Hawaii has begun planning for a potential North Korean nuclear attack through educating the public and dusting off Cold War-era training manuals.
Hawaii News Now reports that the Hawaii Emergency Management Agency is urging residents of the island state in the middle of the Pacific Ocean to be prepared if the rogue nation decides to attack the U.S.
According to the news outlet, an ICBM loaded with a nuclear warhead would take about 20 minutes to reach Hawaii. Residents there would have anywhere between eight and 12 minutes notice of the incoming strike.
"We need to tell the public what the state is doing," said Vern Miyagi, administrator of Hawaii's emergency management agency. "We do not want to cause any undue stress for the public; however, we have a responsibility to plan for all hazards."
State officials are planning for a potential attack that would involve a 15-kiloton nuclear warhead that would detonate 1,000 feet above Honolulu. Training drills and manuals from the Cold War are being updated and put into action.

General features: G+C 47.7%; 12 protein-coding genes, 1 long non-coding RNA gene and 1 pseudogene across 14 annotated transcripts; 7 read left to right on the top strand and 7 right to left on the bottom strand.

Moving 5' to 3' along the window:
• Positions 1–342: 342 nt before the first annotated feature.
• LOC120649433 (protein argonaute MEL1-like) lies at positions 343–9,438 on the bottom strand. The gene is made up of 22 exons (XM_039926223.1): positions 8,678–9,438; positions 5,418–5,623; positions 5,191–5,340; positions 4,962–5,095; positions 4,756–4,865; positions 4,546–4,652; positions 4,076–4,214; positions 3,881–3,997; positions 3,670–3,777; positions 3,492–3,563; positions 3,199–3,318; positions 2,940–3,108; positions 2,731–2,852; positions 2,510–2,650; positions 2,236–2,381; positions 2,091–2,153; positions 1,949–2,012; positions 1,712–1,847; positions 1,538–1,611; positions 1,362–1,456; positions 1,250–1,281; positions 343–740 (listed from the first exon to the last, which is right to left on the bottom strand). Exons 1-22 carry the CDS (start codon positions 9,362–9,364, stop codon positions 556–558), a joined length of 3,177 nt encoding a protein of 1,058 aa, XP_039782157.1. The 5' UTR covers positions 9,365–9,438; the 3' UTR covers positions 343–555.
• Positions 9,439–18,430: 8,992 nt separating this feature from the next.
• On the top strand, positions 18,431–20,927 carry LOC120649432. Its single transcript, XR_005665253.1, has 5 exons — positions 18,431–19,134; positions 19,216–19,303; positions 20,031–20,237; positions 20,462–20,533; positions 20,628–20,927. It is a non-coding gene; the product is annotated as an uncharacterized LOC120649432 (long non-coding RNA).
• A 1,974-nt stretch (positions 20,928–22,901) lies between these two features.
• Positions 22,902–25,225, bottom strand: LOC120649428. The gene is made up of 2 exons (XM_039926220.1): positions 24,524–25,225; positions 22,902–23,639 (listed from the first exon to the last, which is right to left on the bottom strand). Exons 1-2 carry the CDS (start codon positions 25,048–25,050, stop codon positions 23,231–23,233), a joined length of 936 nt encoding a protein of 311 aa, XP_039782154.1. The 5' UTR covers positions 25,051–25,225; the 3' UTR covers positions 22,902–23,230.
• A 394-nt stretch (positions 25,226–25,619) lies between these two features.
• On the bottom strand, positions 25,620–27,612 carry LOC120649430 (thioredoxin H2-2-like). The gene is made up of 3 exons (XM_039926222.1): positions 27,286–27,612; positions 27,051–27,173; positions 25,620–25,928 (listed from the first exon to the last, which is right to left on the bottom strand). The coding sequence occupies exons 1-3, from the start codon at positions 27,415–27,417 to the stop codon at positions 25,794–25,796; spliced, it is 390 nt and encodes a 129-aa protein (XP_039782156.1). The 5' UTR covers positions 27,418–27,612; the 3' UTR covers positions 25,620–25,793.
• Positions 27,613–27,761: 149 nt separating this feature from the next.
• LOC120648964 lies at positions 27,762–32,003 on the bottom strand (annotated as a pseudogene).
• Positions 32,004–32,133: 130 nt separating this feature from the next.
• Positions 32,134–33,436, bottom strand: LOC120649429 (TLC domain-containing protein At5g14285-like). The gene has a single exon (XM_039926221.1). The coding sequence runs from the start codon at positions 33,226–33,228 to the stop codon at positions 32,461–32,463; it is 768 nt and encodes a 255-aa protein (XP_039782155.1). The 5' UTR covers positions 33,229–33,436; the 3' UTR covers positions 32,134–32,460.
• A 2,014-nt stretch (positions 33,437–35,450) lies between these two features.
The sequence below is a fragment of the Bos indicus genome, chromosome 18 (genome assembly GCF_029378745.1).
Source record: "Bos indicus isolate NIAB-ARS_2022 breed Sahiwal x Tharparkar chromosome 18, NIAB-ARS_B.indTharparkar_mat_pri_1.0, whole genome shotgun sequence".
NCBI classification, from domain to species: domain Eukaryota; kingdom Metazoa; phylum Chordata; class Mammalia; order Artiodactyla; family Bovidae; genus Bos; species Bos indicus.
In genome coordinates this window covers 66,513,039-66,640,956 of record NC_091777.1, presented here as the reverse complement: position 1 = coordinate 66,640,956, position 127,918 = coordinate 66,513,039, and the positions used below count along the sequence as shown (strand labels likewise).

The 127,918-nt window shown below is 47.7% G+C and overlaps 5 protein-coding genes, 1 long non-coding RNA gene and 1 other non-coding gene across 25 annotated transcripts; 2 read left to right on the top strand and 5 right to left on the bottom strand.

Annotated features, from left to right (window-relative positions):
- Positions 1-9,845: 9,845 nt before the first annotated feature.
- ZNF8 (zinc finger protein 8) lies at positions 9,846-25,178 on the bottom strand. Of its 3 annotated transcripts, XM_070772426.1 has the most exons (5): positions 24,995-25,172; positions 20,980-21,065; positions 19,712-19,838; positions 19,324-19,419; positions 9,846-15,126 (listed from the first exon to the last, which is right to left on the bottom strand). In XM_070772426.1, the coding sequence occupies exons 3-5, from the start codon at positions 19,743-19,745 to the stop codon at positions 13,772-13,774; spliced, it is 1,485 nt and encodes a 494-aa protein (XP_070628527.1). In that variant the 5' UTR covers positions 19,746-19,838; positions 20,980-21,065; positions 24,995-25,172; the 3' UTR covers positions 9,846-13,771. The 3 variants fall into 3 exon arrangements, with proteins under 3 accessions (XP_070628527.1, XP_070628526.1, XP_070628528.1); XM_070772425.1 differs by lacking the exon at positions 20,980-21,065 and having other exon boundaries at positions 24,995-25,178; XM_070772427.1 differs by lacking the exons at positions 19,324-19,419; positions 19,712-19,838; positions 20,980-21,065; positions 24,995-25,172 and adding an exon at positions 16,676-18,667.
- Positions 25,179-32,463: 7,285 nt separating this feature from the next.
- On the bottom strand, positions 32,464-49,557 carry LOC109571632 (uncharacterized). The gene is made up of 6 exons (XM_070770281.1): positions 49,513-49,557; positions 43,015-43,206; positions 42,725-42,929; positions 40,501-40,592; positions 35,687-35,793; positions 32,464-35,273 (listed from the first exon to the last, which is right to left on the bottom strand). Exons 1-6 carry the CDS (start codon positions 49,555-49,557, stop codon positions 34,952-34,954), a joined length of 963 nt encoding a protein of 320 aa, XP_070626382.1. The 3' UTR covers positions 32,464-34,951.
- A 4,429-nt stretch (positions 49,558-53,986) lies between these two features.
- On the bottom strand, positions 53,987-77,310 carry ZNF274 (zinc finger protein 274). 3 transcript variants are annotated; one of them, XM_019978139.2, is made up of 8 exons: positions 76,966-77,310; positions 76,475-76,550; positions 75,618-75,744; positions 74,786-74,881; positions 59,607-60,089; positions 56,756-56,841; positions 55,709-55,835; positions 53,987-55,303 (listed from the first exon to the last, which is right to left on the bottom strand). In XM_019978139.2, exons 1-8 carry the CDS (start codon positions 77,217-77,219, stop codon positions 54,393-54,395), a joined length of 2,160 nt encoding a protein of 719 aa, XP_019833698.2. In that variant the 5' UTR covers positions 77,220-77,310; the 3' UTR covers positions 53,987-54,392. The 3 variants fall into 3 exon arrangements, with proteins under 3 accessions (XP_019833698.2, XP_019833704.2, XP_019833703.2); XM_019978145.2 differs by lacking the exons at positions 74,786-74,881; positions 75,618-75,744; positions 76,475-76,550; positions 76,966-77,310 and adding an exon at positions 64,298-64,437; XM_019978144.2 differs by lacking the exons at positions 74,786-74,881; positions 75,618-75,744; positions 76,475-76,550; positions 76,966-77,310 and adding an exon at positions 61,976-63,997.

Starting in November, the state will test an emergency siren that would warn residents of an incoming nuclear threat on the first of every month.
After North Korea conducted another test of an ICBM missile earlier this month, Rep. Tulsi Gabbard, D-Hawaii, said residents of her state need to be protected.
"We must ensure we are able to defend against North Korea's threat with cutting-edge missile defense technologies, but this is not enough," she said. "We must pursue serious diplomatic efforts to de-escalate and ultimately denuclearize North Korea."
Alaska also is concerned about the nuclear threat North Korea poses.
After North Korea's July 4 ICBM test, Sen. Dan Sullivan, R-Alaska, released this statement:
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